3 Colorado Drives to Capture Color Season

Fall colors are almost here. Start planning your road trip now.
Seen on the Lariat Loop [Photo courtesy Visit Golden]

I’ve crisscrossed the state several times this month, and it has shown me in no uncertain terms that fall colors are coming early this year.

In fact, I think we will be in full color in the Colorado Rocky Mountains prior to the end of summer on September 21.

Several aspens on McClure Pass were already fully yellow on August 9.

Here in my neighborhood, just 5,000 feet above sea level, trees are turning gold.

One of the best ways to experience Colorado’s color season is to travel one of our scenic byways.

Grand Mesa Scenic Byway

Grand Mesa [Photo by Steve Huntley]

The Grand Mesa is one of Colorado’s largest hidden gems. Few people who live in the Denver metro area are unaware of its existence. For those living on the Western Slope, Grand Mesa is a year-round playground.

Grand Mesa is the largest flat-top mountain in the world; at its highest point it sits at 11,333 feet above sea level. The scenic byway runs between Cedaredge on the south and Powderhorn Ski Resort on the north. The drive winds through aspen groves and green meadows as well as forests filled with the scent of pine. This 500-square-mile mountain is covered in more than 300 lakes and terrain that reminds me of childhood camping trips.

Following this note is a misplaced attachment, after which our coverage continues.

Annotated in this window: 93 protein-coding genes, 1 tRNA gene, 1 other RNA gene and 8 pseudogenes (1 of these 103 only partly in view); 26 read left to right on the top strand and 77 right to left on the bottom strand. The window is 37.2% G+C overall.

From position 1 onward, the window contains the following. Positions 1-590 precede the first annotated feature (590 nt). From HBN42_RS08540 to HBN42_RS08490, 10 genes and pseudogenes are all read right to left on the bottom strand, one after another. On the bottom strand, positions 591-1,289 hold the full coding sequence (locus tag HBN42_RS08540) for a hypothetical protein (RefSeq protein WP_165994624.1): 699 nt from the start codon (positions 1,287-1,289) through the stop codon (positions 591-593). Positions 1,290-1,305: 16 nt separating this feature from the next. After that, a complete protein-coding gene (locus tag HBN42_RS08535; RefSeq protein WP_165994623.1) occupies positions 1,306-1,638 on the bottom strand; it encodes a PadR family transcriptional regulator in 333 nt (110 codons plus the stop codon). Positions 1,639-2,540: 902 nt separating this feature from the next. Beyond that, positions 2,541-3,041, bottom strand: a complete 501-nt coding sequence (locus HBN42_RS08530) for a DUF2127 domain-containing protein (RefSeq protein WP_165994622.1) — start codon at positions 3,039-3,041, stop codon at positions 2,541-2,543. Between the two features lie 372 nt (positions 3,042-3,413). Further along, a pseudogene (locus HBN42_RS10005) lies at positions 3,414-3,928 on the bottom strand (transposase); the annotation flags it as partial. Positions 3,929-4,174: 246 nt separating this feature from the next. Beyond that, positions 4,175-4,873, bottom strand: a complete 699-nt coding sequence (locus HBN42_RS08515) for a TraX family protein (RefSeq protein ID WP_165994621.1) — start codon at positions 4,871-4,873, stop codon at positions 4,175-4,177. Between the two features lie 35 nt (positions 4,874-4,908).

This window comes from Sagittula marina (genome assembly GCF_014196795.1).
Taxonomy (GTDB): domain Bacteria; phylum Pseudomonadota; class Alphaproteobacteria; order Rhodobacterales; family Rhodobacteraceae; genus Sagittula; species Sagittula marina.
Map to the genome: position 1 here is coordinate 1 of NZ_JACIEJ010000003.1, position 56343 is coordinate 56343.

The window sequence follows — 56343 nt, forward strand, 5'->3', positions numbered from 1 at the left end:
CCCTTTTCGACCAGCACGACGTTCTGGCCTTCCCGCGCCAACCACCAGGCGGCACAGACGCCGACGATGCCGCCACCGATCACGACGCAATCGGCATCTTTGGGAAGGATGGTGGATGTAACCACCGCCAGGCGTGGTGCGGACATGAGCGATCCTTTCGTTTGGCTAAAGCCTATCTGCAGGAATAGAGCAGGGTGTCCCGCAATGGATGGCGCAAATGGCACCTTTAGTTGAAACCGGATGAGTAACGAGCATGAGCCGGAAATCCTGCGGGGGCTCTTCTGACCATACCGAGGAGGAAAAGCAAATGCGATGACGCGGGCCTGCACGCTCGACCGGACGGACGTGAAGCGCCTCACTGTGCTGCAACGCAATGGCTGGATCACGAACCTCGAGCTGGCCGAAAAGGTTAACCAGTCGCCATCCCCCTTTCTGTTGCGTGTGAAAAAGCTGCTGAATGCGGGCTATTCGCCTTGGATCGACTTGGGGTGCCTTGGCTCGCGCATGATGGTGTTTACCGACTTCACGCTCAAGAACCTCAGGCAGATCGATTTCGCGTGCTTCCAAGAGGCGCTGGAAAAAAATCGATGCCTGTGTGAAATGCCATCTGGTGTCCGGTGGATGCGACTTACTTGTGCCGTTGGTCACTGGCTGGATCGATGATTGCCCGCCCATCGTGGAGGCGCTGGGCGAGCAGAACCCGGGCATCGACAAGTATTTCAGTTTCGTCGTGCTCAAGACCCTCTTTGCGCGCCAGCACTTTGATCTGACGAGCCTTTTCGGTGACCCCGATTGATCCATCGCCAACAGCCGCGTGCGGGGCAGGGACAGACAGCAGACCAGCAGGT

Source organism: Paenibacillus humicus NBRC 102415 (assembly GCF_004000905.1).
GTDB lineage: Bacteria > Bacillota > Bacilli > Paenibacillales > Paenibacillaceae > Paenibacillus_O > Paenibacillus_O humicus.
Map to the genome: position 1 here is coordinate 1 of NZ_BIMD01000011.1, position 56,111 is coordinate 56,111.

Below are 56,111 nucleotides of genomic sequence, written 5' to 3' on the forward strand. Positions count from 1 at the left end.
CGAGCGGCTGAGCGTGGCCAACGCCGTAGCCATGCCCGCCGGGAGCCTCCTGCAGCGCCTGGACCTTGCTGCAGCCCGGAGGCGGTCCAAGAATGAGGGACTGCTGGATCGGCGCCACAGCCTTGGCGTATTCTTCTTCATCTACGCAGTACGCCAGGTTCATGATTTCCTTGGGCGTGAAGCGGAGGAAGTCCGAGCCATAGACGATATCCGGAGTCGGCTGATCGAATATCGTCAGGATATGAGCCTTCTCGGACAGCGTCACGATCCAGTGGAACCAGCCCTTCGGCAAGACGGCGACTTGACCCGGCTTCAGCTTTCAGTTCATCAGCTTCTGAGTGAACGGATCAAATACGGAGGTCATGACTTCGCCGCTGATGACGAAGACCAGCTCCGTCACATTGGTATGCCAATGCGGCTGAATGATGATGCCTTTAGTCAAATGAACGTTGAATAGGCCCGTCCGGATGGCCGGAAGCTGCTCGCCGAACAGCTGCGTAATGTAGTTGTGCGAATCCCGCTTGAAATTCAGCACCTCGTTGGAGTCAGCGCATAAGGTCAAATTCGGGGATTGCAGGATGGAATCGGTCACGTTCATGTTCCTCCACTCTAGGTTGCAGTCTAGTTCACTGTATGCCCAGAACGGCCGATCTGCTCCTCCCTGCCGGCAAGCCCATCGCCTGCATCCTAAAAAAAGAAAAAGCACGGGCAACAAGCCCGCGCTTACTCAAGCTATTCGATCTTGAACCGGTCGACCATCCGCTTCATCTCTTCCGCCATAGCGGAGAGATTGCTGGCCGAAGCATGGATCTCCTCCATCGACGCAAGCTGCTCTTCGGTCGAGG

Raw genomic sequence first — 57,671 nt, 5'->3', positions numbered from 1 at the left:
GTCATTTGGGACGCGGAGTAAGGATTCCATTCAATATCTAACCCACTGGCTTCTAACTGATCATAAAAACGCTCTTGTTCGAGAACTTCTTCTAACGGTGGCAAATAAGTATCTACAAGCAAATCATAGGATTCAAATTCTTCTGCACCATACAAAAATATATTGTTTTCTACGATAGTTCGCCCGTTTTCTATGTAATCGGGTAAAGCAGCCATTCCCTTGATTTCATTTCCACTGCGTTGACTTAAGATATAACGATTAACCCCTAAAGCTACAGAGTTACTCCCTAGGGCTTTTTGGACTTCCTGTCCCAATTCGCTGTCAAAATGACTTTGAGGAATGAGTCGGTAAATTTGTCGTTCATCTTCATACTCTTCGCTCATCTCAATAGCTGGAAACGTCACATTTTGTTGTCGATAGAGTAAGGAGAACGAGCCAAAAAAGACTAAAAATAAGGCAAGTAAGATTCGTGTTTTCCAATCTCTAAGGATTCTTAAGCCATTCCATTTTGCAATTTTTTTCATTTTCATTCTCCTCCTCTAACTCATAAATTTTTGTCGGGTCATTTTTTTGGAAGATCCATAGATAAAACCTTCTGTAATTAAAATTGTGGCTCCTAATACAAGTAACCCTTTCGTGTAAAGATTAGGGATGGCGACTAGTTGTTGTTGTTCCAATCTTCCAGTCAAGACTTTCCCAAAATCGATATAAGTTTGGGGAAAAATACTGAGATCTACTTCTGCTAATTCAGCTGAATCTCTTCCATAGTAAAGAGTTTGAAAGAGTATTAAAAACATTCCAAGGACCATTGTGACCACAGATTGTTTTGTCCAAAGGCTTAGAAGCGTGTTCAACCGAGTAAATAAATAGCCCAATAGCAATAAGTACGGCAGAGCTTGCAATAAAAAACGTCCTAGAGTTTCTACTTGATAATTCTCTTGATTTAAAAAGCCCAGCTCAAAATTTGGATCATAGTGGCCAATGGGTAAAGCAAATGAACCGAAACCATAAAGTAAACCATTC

Applefest takes place annually in Cedaredge during the first full weekend of October, and it’s a greatreason to visit the Grand Mesa region. The area is well-known for growing apples and other fruits. This is one of the Western Slope’s biggest outdoor festivals and features 200 vendors and around 25,000 attendees.

Lariat Loop Scenic Byway

Seen on the Lariat Loop [Photo courtesy Visit Golden]

This byway, just west of Denver, is easy to do on any given weekend. The Lariat Loop is 40 miles of easily navigable roadways that were designated to the National Registration of Historic Places in 1976. It combines two historic routes that were part of several “scenic circles” developed by Denver when the automobile was a much newer mode of transportation, circa 1915.

The Lariat Loop starts in Golden, winds through the towns of Evergreen and Idledale, and ends in Morrison, home to the World Famous Red Rocks Amphitheater. Driving straight through the loop takes approximately 2 hours, but there are plenty of reasons to take a little extra time on this route. The Lariat Loop is a wonderful Colorado leaf-peeping drive, but there are a handful of other things to explore en-route, too. For instance, Golden is home to Coors and the site of Buffalo Bill’s grave. Learn more about the Lariat Loop here.

West Elk Loop

Photo courtesy Crested Butte Mountain Resort

I’m including the West Elk Loop in this list because I mentioned McClure Pass earlier in this article. This is also one of the most diverse scenic byways in Colorado, encompassing everything from vistas of pine to wide open, nearly desert-like country.

Begin in Carbondale, drive towards the town of Marble and then over McClure Pass into one of my favorite areas of Colorado, the North Fork Valley. Here, turn south towards the Black Canyon of the Gunnison, another incredible and yet under-visited area of Colorado. Lastly, head towards Gunnison and end this scenic drive in picturesque Crested Butte, a place that stands out during every season.

Learn more about all of Colorado’s scenic byways at Colorado.com.


Categories: The Heidi Guide